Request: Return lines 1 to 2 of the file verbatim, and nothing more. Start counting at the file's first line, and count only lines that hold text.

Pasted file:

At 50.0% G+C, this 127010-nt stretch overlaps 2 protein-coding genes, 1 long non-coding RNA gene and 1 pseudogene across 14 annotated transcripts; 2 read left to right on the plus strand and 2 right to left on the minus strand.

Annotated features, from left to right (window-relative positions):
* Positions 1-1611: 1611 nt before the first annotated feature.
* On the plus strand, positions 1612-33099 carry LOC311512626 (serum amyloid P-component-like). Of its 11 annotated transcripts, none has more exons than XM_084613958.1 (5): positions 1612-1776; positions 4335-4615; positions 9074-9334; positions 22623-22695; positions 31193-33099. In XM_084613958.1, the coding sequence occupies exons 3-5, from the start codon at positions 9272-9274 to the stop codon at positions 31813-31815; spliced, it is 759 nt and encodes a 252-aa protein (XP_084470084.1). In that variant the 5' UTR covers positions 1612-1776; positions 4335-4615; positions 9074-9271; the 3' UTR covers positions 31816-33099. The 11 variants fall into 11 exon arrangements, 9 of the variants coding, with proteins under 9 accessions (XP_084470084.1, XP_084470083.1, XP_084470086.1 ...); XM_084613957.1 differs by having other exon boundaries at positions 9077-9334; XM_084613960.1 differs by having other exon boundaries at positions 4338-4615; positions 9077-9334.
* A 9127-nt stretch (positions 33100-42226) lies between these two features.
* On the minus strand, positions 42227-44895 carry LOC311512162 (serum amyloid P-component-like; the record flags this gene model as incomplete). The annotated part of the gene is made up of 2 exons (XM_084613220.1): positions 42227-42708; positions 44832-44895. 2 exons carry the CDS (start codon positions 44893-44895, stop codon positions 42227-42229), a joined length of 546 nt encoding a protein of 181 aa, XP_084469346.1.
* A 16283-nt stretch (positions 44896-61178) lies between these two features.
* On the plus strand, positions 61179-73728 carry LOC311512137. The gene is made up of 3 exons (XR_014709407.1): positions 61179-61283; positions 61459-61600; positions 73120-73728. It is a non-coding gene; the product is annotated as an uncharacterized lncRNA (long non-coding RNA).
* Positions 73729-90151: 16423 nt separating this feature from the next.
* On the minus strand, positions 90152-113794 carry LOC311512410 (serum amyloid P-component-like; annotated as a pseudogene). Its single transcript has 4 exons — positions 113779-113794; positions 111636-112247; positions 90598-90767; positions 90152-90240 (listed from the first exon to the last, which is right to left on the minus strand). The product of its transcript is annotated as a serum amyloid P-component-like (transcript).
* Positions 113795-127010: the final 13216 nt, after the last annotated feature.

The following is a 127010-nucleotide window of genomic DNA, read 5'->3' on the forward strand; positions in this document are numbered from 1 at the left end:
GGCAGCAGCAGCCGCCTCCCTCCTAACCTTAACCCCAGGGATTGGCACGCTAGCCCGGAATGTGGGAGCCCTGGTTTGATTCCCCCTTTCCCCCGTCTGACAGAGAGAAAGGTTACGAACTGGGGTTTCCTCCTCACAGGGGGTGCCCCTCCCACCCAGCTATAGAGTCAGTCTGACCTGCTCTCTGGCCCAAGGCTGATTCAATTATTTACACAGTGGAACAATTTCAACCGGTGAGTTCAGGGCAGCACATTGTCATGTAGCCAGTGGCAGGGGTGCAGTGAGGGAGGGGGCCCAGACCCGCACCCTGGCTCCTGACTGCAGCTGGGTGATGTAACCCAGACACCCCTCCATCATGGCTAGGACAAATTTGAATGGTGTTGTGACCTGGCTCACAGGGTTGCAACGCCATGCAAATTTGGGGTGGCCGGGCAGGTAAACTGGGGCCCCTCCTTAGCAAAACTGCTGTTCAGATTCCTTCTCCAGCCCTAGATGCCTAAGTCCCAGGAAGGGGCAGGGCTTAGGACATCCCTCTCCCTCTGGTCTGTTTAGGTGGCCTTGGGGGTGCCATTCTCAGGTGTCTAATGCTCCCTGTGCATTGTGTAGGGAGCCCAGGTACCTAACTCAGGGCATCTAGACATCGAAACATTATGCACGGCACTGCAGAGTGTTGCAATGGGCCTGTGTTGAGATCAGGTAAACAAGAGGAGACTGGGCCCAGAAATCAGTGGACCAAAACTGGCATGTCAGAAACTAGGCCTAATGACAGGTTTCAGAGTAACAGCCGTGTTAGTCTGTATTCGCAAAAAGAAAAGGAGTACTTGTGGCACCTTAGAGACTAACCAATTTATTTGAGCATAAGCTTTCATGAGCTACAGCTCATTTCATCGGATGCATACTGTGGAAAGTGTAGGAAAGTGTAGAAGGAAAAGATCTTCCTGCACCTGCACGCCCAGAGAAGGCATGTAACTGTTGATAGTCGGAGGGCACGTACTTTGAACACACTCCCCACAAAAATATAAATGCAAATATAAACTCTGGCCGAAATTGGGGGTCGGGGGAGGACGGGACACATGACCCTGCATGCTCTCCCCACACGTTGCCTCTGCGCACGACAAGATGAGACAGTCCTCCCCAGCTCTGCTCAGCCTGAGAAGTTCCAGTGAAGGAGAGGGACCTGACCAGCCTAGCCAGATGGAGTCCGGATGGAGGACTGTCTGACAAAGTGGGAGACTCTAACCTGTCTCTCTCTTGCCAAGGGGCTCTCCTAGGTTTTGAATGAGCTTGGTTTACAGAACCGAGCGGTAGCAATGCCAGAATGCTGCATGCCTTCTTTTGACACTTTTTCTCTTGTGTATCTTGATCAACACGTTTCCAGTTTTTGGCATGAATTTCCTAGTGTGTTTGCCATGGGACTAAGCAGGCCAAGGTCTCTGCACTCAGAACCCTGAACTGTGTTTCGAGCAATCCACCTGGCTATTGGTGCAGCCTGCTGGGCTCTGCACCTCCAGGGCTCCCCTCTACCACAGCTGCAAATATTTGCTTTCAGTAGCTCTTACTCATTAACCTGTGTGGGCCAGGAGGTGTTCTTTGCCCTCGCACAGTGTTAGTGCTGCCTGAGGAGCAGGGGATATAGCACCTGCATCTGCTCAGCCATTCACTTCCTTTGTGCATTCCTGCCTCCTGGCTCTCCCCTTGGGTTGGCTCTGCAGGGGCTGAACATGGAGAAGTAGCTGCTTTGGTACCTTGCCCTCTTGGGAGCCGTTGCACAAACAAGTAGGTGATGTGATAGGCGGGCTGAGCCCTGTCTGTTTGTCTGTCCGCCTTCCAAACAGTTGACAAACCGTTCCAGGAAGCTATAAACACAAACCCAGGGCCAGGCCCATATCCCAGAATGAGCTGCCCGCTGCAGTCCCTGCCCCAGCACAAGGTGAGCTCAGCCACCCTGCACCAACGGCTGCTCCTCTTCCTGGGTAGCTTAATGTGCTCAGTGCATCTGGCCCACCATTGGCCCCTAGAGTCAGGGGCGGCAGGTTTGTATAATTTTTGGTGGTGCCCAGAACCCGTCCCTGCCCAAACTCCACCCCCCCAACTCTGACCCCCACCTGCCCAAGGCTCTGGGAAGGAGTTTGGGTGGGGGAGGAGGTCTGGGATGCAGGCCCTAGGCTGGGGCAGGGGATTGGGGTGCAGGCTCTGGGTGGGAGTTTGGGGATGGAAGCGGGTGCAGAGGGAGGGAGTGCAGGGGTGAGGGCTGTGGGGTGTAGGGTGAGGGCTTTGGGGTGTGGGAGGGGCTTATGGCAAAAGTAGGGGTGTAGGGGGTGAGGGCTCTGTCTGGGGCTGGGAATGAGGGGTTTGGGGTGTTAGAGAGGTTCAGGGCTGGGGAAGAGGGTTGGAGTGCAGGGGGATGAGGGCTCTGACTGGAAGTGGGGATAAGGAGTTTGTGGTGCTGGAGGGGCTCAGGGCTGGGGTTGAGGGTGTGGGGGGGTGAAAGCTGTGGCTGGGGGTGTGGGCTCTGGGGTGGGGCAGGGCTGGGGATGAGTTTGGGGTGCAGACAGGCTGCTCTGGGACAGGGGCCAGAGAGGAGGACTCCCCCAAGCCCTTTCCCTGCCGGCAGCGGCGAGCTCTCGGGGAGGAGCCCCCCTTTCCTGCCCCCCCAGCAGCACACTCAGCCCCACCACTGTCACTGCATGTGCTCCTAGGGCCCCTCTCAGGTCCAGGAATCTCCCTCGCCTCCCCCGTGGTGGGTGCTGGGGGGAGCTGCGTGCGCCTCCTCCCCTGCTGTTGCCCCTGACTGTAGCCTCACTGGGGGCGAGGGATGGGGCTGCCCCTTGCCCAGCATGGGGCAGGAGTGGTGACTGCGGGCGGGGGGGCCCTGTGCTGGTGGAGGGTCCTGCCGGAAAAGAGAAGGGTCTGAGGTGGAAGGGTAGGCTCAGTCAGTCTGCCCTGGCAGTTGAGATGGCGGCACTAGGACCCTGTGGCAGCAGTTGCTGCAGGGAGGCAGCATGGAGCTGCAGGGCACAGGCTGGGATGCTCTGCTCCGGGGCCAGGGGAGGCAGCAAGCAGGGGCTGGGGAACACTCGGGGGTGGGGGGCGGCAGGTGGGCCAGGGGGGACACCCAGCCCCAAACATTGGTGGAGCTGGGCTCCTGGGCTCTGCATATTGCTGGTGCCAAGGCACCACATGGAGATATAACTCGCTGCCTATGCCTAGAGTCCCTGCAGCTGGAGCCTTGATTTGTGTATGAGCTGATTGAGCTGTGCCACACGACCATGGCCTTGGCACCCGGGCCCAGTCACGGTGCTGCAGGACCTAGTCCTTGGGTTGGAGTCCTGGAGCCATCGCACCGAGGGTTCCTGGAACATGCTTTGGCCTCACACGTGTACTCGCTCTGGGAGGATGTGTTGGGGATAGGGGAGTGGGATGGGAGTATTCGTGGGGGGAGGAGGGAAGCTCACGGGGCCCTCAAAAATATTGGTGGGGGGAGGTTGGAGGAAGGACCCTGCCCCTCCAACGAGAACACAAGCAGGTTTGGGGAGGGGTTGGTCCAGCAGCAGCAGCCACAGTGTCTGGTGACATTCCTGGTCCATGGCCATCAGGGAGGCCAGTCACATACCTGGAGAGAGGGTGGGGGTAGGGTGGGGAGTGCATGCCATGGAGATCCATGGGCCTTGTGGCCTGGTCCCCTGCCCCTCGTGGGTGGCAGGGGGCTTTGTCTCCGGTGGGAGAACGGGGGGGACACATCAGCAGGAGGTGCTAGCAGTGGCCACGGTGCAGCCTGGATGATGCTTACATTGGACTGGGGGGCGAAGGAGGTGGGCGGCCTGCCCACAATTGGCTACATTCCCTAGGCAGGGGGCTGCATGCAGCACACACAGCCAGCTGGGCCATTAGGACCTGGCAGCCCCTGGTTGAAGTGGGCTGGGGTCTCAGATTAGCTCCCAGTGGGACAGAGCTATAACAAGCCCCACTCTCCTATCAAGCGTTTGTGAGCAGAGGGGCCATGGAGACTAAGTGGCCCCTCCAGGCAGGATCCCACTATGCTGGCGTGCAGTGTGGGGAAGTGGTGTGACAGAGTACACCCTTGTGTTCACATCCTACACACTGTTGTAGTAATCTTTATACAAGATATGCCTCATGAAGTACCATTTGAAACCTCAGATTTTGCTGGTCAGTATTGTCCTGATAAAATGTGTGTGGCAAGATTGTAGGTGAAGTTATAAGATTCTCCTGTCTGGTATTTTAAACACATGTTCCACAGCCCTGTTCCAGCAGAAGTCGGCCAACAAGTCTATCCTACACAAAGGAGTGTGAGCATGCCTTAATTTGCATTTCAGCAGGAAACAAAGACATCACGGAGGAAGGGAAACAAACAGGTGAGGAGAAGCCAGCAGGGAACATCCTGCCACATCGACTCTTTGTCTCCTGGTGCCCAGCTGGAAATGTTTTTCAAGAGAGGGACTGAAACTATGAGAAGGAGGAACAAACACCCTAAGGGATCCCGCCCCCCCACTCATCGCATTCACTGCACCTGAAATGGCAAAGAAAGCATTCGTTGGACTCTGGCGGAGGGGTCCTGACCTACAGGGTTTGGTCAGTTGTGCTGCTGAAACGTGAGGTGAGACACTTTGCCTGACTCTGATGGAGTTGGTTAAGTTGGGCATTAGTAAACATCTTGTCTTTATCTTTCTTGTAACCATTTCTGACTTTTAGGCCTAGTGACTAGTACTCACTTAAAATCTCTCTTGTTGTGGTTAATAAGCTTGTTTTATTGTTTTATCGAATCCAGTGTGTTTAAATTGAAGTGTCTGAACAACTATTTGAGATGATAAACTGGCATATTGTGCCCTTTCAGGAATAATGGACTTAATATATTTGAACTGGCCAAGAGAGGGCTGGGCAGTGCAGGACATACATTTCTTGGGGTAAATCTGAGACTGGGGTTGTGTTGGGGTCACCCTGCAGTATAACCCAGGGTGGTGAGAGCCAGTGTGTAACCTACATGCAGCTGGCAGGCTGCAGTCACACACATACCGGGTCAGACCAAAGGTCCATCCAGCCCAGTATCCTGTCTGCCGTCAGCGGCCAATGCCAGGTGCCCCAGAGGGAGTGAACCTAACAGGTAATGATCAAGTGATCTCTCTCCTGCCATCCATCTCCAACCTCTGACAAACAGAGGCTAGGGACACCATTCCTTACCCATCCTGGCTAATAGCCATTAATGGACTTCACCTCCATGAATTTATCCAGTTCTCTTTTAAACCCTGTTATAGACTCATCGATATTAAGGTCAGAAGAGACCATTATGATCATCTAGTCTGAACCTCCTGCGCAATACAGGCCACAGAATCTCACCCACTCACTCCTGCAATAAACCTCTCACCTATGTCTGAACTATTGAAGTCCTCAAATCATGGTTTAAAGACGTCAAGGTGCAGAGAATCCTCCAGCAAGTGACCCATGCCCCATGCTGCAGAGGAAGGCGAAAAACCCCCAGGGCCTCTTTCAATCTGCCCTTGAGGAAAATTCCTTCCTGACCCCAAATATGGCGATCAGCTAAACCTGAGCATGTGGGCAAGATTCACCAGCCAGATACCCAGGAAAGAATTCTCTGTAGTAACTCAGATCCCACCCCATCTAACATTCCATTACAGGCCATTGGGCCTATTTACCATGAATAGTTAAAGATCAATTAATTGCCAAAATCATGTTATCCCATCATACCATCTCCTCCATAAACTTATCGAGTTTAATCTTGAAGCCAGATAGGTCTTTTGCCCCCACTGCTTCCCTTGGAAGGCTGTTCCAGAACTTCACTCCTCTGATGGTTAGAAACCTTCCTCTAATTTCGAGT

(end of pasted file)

At 50.0% G+C, this 127010-nt stretch overlaps 2 protein-coding genes, 1 long non-coding RNA gene and 1 pseudogene across 14 annotated transcripts; 2 read left to right on the plus strand and 2 right to left on the minus strand.

Annotated features, from left to right (window-relative positions):